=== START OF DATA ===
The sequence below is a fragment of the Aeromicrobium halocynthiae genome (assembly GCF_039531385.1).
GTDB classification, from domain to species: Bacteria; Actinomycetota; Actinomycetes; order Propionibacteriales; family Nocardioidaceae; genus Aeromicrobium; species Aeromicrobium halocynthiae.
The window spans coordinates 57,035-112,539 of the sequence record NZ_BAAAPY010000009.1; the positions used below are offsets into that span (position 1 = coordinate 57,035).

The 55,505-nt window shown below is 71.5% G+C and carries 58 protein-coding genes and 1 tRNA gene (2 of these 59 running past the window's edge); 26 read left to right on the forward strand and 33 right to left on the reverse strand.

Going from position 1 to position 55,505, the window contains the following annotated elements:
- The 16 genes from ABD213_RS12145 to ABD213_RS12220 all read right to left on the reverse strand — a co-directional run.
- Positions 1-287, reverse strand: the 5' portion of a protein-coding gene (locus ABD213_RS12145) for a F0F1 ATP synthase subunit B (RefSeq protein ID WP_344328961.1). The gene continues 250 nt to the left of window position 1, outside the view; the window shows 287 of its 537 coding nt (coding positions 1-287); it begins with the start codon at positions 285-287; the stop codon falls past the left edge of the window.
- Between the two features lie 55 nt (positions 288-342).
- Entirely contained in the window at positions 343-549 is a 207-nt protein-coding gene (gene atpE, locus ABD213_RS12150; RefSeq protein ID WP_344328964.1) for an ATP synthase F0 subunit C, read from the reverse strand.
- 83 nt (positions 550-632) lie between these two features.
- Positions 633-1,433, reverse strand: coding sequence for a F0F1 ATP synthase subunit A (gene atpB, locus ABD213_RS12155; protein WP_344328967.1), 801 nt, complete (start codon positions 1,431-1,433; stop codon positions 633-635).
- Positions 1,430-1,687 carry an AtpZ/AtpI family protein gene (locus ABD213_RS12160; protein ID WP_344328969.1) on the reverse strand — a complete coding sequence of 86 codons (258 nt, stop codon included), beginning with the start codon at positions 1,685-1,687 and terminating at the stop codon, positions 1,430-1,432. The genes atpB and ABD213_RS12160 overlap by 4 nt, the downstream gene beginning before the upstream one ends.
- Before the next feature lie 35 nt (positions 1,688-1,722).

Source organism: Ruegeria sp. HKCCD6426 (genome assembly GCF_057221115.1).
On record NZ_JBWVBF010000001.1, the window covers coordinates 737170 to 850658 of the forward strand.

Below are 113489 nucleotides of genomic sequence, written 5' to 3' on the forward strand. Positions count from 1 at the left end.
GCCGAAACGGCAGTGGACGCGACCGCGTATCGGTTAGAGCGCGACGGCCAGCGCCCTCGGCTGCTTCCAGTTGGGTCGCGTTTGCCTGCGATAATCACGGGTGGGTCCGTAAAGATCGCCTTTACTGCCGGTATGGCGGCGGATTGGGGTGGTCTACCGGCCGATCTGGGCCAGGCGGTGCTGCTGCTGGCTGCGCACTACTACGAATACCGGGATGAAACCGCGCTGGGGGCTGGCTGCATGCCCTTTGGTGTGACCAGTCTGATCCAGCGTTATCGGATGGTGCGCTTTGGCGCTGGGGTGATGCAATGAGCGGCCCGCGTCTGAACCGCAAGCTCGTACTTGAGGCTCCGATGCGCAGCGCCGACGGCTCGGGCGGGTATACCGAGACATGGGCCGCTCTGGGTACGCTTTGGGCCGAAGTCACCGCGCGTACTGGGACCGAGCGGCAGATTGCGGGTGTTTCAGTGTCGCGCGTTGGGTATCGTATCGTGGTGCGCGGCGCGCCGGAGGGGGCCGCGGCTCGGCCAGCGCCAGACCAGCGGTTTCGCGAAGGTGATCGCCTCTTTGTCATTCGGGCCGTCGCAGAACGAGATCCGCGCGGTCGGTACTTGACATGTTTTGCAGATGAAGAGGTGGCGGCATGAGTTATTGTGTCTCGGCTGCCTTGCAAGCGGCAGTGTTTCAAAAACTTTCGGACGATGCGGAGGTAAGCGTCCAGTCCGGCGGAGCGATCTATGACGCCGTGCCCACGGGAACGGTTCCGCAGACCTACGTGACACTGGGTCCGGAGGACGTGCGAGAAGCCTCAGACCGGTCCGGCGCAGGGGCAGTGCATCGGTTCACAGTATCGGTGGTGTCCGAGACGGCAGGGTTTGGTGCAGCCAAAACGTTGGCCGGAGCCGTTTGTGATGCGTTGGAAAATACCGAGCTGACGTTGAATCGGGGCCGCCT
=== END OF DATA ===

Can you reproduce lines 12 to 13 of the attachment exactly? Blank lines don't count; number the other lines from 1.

- Positions 1,430-1,687 carry an AtpZ/AtpI family protein gene (locus ABD213_RS12160; protein ID WP_344328969.1) on the reverse strand — a complete coding sequence of 86 codons (258 nt, stop codon included), beginning with the start codon at positions 1,685-1,687 and terminating at the stop codon, positions 1,430-1,432. The genes atpB and ABD213_RS12160 overlap by 4 nt, the downstream gene beginning before the upstream one ends.
- Before the next feature lie 35 nt (positions 1,688-1,722).